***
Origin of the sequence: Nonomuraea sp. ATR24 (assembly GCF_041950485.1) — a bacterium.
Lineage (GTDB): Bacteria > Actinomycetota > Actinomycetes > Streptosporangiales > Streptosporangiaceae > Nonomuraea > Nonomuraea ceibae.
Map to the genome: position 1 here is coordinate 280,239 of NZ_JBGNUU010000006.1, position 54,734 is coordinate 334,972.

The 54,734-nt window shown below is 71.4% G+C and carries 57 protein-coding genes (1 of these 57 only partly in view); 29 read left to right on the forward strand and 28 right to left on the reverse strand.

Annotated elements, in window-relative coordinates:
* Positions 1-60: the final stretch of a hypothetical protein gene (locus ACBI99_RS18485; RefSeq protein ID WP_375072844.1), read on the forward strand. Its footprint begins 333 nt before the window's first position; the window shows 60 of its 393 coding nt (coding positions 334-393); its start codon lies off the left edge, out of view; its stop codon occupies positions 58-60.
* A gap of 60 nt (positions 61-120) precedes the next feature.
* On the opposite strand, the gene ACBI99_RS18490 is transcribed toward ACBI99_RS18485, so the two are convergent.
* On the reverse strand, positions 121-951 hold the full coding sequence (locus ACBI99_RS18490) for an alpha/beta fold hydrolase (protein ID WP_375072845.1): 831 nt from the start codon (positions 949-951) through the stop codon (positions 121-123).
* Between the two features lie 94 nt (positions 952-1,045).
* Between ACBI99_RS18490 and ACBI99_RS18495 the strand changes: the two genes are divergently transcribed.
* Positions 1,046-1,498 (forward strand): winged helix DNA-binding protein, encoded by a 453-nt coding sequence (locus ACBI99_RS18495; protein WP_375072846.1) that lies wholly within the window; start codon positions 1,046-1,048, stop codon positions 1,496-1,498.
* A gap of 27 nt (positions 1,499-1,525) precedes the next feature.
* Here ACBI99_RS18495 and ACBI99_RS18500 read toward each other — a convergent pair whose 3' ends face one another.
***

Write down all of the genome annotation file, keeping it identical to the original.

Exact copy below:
Origin of the sequence: Nonomuraea sp. ATR24 (assembly GCF_041950485.1) — a bacterium.
Lineage (GTDB): Bacteria > Actinomycetota > Actinomycetes > Streptosporangiales > Streptosporangiaceae > Nonomuraea > Nonomuraea ceibae.
Map to the genome: position 1 here is coordinate 280,239 of NZ_JBGNUU010000006.1, position 54,734 is coordinate 334,972.

The 54,734-nt window shown below is 71.4% G+C and carries 57 protein-coding genes (1 of these 57 only partly in view); 29 read left to right on the forward strand and 28 right to left on the reverse strand.

Annotated elements, in window-relative coordinates:
* Positions 1-60: the final stretch of a hypothetical protein gene (locus ACBI99_RS18485; RefSeq protein ID WP_375072844.1), read on the forward strand. Its footprint begins 333 nt before the window's first position; the window shows 60 of its 393 coding nt (coding positions 334-393); its start codon lies off the left edge, out of view; its stop codon occupies positions 58-60.
* A gap of 60 nt (positions 61-120) precedes the next feature.
* On the opposite strand, the gene ACBI99_RS18490 is transcribed toward ACBI99_RS18485, so the two are convergent.
* On the reverse strand, positions 121-951 hold the full coding sequence (locus ACBI99_RS18490) for an alpha/beta fold hydrolase (protein ID WP_375072845.1): 831 nt from the start codon (positions 949-951) through the stop codon (positions 121-123).
* Between the two features lie 94 nt (positions 952-1,045).
* Between ACBI99_RS18490 and ACBI99_RS18495 the strand changes: the two genes are divergently transcribed.
* Positions 1,046-1,498 (forward strand): winged helix DNA-binding protein, encoded by a 453-nt coding sequence (locus ACBI99_RS18495; protein WP_375072846.1) that lies wholly within the window; start codon positions 1,046-1,048, stop codon positions 1,496-1,498.
* A gap of 27 nt (positions 1,499-1,525) precedes the next feature.
* Here ACBI99_RS18495 and ACBI99_RS18500 read toward each other — a convergent pair whose 3' ends face one another.